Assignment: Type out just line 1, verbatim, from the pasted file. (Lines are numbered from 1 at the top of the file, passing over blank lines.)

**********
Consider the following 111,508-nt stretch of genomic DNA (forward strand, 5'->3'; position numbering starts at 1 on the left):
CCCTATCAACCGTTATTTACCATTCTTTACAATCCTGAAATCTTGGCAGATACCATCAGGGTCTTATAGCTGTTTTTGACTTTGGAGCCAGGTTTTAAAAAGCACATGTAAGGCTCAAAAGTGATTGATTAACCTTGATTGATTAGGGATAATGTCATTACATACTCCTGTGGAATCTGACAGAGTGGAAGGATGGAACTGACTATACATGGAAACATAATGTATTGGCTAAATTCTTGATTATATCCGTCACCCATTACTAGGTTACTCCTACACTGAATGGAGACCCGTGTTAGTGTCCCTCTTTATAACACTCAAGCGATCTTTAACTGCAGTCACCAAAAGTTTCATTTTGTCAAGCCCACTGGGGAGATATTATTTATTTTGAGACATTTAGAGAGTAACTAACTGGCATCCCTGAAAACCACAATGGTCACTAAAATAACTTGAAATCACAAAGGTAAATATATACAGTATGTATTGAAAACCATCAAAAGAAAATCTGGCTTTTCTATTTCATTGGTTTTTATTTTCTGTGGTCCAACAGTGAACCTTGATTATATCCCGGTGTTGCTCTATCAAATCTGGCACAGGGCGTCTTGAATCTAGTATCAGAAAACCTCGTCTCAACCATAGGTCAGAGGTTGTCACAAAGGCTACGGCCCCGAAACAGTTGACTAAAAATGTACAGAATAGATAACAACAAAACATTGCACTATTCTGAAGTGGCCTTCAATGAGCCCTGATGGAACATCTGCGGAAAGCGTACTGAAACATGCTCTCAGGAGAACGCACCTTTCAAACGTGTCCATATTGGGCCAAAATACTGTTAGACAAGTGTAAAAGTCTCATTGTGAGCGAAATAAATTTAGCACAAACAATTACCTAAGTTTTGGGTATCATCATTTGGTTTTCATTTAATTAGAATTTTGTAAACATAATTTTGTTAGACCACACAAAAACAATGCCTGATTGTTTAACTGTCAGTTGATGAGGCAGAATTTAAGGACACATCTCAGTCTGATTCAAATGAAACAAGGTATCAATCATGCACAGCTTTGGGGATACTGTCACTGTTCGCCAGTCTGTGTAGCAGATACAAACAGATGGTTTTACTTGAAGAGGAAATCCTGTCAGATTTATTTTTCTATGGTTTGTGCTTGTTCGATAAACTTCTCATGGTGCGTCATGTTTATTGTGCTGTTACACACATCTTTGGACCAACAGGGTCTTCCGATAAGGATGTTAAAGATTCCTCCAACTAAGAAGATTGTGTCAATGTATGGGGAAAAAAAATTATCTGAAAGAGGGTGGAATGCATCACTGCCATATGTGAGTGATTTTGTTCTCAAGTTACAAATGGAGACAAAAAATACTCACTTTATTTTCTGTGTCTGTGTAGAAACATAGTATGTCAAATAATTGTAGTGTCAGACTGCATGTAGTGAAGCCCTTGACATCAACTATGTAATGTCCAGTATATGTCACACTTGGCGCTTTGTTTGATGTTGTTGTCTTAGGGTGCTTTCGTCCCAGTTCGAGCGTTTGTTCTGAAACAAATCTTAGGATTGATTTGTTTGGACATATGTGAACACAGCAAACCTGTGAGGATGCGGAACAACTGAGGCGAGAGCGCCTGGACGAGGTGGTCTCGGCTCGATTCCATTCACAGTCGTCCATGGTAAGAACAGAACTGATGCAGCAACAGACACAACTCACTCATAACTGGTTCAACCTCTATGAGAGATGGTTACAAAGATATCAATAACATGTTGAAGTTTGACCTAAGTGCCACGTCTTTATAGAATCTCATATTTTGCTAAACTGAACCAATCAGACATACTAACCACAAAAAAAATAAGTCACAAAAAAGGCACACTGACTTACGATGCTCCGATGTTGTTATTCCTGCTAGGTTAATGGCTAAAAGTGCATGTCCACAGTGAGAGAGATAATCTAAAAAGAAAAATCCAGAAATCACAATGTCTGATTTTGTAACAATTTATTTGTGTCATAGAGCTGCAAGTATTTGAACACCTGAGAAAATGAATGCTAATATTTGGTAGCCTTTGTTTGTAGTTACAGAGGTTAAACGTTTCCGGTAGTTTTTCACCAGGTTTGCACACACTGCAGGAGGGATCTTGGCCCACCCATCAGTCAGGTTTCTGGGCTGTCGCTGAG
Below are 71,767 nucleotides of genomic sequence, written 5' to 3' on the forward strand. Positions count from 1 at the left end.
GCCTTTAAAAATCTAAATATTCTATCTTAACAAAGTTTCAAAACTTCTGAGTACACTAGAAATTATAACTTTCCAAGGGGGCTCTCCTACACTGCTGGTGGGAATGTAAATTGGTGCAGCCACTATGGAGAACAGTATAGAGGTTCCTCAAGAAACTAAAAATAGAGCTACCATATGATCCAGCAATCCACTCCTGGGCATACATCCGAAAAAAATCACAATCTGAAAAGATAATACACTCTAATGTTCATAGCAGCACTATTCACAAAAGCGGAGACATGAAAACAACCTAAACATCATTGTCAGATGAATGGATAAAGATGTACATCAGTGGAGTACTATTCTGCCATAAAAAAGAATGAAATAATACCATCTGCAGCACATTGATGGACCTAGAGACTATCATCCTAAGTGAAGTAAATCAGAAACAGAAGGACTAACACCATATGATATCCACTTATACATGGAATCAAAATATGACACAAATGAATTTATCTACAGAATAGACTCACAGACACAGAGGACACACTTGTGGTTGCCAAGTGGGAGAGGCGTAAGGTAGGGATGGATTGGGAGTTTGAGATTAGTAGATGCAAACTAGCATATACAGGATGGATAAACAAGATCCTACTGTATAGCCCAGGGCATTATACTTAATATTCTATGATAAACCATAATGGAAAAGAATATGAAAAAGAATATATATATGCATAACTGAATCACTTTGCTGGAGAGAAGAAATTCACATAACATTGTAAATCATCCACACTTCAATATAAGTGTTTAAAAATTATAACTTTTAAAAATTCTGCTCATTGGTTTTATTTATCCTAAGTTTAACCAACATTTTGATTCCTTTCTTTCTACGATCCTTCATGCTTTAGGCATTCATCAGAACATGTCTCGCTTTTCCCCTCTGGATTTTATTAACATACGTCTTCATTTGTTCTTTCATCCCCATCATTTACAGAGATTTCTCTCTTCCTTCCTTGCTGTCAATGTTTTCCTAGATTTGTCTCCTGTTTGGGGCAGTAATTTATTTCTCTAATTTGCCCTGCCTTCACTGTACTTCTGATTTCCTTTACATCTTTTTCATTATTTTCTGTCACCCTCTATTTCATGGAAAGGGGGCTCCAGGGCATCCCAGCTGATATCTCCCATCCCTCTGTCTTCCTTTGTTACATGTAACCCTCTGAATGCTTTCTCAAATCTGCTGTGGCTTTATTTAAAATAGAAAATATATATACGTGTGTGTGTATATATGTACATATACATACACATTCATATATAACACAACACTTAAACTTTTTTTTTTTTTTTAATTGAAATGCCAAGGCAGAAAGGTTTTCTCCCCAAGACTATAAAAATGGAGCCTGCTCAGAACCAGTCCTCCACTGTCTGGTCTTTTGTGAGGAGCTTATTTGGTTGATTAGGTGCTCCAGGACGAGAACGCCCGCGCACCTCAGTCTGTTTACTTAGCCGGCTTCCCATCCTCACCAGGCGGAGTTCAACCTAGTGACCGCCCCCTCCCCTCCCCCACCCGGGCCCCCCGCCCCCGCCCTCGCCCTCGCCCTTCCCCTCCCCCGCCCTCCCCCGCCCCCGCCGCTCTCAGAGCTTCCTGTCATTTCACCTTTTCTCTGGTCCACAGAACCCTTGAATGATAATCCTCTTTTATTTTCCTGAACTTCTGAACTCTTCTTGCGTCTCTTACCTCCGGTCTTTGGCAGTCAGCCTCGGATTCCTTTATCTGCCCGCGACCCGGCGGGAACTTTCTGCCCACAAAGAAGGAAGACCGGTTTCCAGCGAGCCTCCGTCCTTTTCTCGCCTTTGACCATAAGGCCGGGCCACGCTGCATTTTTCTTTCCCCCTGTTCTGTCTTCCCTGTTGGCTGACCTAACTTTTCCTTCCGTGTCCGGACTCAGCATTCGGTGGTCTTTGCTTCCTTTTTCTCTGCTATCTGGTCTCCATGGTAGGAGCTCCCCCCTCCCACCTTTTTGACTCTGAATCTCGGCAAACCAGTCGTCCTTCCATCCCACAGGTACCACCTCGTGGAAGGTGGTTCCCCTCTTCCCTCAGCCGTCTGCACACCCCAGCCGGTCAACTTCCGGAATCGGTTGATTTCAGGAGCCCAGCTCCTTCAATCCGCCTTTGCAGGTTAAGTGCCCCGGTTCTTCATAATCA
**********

Consider the following 111,508-nt stretch of genomic DNA (forward strand, 5'->3'; position numbering starts at 1 on the left):